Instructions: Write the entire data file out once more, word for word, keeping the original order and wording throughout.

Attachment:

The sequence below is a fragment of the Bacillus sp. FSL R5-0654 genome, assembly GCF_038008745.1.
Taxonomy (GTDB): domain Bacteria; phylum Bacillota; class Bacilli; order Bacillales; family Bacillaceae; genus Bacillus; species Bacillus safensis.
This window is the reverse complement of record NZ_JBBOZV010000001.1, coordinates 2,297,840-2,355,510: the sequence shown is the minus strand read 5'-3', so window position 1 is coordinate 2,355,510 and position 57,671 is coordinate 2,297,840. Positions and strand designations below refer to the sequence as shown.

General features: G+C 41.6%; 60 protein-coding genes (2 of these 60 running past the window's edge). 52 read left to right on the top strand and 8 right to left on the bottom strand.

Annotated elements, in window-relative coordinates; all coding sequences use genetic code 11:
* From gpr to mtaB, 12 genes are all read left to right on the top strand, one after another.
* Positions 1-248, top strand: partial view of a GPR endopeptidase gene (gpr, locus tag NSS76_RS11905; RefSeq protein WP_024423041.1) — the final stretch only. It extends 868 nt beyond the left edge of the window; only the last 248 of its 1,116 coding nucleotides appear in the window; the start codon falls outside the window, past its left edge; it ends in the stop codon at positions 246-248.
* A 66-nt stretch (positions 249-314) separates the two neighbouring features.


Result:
The sequence below is a fragment of the Bacillus sp. FSL R5-0654 genome, assembly GCF_038008745.1.
Taxonomy (GTDB): domain Bacteria; phylum Bacillota; class Bacilli; order Bacillales; family Bacillaceae; genus Bacillus; species Bacillus safensis.
This window is the reverse complement of record NZ_JBBOZV010000001.1, coordinates 2,297,840-2,355,510: the sequence shown is the minus strand read 5'-3', so window position 1 is coordinate 2,355,510 and position 57,671 is coordinate 2,297,840. Positions and strand designations below refer to the sequence as shown.

General features: G+C 41.6%; 60 protein-coding genes (2 of these 60 running past the window's edge). 52 read left to right on the top strand and 8 right to left on the bottom strand.

Annotated elements, in window-relative coordinates; all coding sequences use genetic code 11:
* From gpr to mtaB, 12 genes are all read left to right on the top strand, one after another.
* Positions 1-248, top strand: partial view of a GPR endopeptidase gene (gpr, locus tag NSS76_RS11905; RefSeq protein WP_024423041.1) — the final stretch only. It extends 868 nt beyond the left edge of the window; only the last 248 of its 1,116 coding nucleotides appear in the window; the start codon falls outside the window, past its left edge; it ends in the stop codon at positions 246-248.
* A 66-nt stretch (positions 249-314) separates the two neighbouring features.